My recovery was complete. Short of a three-week headache, neck and shoulder pain, fear of being alone and uncontrollable emotions, I was on my way to a new and exciting life!

What I didn’t know was how this sudden “relationship” with God would change my life and existing relationships. Suddenly I was struck with a conviction of all I did that wasn’t so “good.” My religion just flew out the window and my relationship with God was a sharp reality. The fact is my relationship was lost behind the trappings of religion. I didn’t have a relationship with God. In order to have a relationship, you need to spend time with someone. If I only spent one hour a week with my spouse, we would have a less then happy marriage, and so it goes with our Creator. I had a lot of work to do and a lot of forgiveness to seek.

For what purpose had I received such grace? I was feeling a tremendous amount of gratitude and responsibility to fulfill God’s will in my life. My sole focus quickly became just that. After all, I was spared from any visible impairment or death—it’s the least I could do. I felt oddly encouraged about the future, yet misunderstood by my fiancé. A faithless man, a scarred and bitter man, an alcoholic who was wounded by the Vietnam War. Visually unimpaired like me, yet damaged goods still the same. What a team we make. Oil and water.

It took a great deal of soul searching and much needed prayer before I felt at peace with my decision to marry this man and thus, began exploring the new me, as did my loved ones. I could see both wonder and confusion in the faces of those who have known me. In less than two years, I had lost my job that I held for 13 years, suffered a stroke, got married, and moved 140 miles from my home. Perhaps it was unfair of me to expect anyone to understand what it was I had been feeling. How do you explain a spiritual rebirth? A sudden wisdom into other’s circumstances, a deep familiar empathy with strangers, an unconditional love for those who’ve wronged you, and an “ooohhhhh I get it now” when reading the word of God. Finding that every waking moment is spent in constant prayer. Wanting nothing but solitude. Having nothing in common with the things of this earth any longer. Who can blame my husband for feeling left out and confused?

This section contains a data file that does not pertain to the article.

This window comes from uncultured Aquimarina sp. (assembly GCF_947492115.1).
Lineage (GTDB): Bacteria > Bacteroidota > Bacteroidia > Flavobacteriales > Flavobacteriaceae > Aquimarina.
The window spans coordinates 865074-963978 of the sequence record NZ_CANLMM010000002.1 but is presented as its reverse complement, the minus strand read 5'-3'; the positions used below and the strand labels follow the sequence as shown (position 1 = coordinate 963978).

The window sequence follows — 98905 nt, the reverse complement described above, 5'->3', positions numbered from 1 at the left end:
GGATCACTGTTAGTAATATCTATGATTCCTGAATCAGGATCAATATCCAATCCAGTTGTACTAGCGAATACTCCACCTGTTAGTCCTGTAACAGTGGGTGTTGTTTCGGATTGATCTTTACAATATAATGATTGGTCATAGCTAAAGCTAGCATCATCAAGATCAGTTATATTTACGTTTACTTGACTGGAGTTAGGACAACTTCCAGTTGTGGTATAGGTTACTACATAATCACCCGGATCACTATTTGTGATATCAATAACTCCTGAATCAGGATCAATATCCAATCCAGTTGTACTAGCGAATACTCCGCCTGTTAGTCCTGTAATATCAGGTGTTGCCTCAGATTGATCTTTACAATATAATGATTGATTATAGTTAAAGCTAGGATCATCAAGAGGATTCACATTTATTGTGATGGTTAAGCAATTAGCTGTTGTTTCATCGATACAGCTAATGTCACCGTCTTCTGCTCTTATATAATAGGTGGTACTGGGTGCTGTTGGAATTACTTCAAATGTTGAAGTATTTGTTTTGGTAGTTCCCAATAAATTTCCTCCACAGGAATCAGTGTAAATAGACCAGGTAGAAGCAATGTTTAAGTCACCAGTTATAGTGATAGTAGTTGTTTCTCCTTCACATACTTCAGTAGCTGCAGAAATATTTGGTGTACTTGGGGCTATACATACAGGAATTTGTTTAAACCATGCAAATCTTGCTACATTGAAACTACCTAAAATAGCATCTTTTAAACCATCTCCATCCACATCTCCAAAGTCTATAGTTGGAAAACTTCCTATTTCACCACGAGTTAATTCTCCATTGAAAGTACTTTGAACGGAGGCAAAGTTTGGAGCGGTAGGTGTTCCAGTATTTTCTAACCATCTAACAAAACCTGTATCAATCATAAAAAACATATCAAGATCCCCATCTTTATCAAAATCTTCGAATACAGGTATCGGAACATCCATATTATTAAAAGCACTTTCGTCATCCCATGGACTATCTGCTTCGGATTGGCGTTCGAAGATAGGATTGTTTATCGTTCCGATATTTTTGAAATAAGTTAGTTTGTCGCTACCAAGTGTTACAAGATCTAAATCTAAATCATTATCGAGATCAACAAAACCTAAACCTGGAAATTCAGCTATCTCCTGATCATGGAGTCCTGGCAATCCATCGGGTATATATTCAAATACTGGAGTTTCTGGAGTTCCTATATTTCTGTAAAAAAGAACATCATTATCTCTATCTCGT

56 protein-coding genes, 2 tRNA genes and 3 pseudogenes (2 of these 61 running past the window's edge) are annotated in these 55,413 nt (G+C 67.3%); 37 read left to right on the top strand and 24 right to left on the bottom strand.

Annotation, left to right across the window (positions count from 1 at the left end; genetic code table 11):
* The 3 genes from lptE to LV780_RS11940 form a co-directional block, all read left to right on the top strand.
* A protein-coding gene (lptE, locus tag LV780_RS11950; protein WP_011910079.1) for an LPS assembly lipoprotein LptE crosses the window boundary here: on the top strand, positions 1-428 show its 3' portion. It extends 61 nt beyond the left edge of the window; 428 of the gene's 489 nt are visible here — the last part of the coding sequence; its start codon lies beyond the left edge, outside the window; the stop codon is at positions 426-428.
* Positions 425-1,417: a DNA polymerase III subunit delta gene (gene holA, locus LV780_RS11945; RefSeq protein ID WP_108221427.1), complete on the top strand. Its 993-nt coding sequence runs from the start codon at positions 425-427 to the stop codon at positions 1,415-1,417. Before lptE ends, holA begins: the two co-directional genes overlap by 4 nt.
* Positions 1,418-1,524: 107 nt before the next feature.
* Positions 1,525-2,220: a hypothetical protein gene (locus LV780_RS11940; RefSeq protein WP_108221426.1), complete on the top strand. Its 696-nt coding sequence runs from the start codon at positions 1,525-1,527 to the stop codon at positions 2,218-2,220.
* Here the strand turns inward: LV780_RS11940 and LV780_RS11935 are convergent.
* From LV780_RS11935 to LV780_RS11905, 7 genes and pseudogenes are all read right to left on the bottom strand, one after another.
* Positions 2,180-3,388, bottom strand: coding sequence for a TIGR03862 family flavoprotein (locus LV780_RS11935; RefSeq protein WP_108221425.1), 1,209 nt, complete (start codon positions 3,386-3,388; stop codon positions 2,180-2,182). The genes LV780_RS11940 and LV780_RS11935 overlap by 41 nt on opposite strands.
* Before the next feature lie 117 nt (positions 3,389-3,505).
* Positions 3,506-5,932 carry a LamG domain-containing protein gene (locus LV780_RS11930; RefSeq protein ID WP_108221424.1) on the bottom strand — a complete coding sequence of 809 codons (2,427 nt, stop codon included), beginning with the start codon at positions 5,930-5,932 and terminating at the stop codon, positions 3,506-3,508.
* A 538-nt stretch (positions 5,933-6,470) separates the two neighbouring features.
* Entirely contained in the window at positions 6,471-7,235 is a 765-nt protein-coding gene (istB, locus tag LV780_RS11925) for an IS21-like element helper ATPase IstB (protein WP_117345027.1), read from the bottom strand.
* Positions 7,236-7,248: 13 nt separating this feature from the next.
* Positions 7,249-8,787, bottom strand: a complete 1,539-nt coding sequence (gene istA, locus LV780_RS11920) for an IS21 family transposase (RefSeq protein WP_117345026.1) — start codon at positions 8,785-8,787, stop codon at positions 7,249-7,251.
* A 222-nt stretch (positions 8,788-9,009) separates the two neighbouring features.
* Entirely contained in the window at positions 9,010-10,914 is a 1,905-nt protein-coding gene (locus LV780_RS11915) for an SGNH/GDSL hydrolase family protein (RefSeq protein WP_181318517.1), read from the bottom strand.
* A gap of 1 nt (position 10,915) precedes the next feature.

What my husband does have is a wonderful gift for providing for and protecting me. It was as if God placed him right there to physically catch me when I stroked. That’s when the Lord began his work in me. This new and different life of mine has given me the opportunity to seek the presence of God, discover who I am, and to focus on using my talents for the sake of others. Interesting stuff. Scary stuff too.

So I suffered a stroke. Others have suffered more, some less, each one differently. No one goes through this life unscathed. What matters most is not what we learn in the midst of our suffering, but that we persevere through the suffering learning to trust and believe in the greater good that is to be revealed. This is a very abstract concept for those with no faith, for faith itself is believing in what is not seen.